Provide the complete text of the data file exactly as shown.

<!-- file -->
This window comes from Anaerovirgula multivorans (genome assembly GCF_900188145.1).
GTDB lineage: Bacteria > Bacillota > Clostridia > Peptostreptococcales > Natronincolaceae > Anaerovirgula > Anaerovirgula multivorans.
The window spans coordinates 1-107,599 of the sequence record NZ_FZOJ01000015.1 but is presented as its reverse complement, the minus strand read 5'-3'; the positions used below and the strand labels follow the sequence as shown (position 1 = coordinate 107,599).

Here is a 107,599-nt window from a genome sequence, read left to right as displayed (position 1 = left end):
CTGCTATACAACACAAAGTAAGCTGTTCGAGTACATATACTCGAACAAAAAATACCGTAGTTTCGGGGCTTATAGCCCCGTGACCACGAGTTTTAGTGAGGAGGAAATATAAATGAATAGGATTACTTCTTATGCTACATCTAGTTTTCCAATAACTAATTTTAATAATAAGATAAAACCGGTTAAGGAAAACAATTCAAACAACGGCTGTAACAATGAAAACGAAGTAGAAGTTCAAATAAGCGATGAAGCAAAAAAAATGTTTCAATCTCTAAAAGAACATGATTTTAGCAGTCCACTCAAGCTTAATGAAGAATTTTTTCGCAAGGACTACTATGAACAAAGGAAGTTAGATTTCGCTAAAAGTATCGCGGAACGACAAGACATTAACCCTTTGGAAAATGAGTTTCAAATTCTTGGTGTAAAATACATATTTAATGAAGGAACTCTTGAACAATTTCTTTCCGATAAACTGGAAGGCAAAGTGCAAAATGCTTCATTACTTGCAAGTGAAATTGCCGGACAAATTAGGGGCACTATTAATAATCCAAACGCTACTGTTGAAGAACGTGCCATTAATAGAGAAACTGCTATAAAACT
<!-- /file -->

This window comes from Anaerovirgula multivorans (genome assembly GCF_900188145.1).
GTDB lineage: Bacteria > Bacillota > Clostridia > Peptostreptococcales > Natronincolaceae > Anaerovirgula > Anaerovirgula multivorans.
The window spans coordinates 1-107,599 of the sequence record NZ_FZOJ01000015.1 but is presented as its reverse complement, the minus strand read 5'-3'; the positions used below and the strand labels follow the sequence as shown (position 1 = coordinate 107,599).

Here is a 107,599-nt window from a genome sequence, read left to right as displayed (position 1 = left end):
CTGCTATACAACACAAAGTAAGCTGTTCGAGTACATATACTCGAACAAAAAATACCGTAGTTTCGGGGCTTATAGCCCCGTGACCACGAGTTTTAGTGAGGAGGAAATATAAATGAATAGGATTACTTCTTATGCTACATCTAGTTTTCCAATAACTAATTTTAATAATAAGATAAAACCGGTTAAGGAAAACAATTCAAACAACGGCTGTAACAATGAAAACGAAGTAGAAGTTCAAATAAGCGATGAAGCAAAAAAAATGTTTCAATCTCTAAAAGAACATGATTTTAGCAGTCCACTCAAGCTTAATGAAGAATTTTTTCGCAAGGACTACTATGAACAAAGGAAGTTAGATTTCGCTAAAAGTATCGCGGAACGACAAGACATTAACCCTTTGGAAAATGAGTTTCAAATTCTTGGTGTAAAATACATATTTAATGAAGGAACTCTTGAACAATTTCTTTCCGATAAACTGGAAGGCAAAGTGCAAAATGCTTCATTACTTGCAAGTGAAATTGCCGGACAAATTAGGGGCACTATTAATAATCCAAACGCTACTGTTGAAGAACGTGCCATTAATAGAGAAACTGCTATAAAACT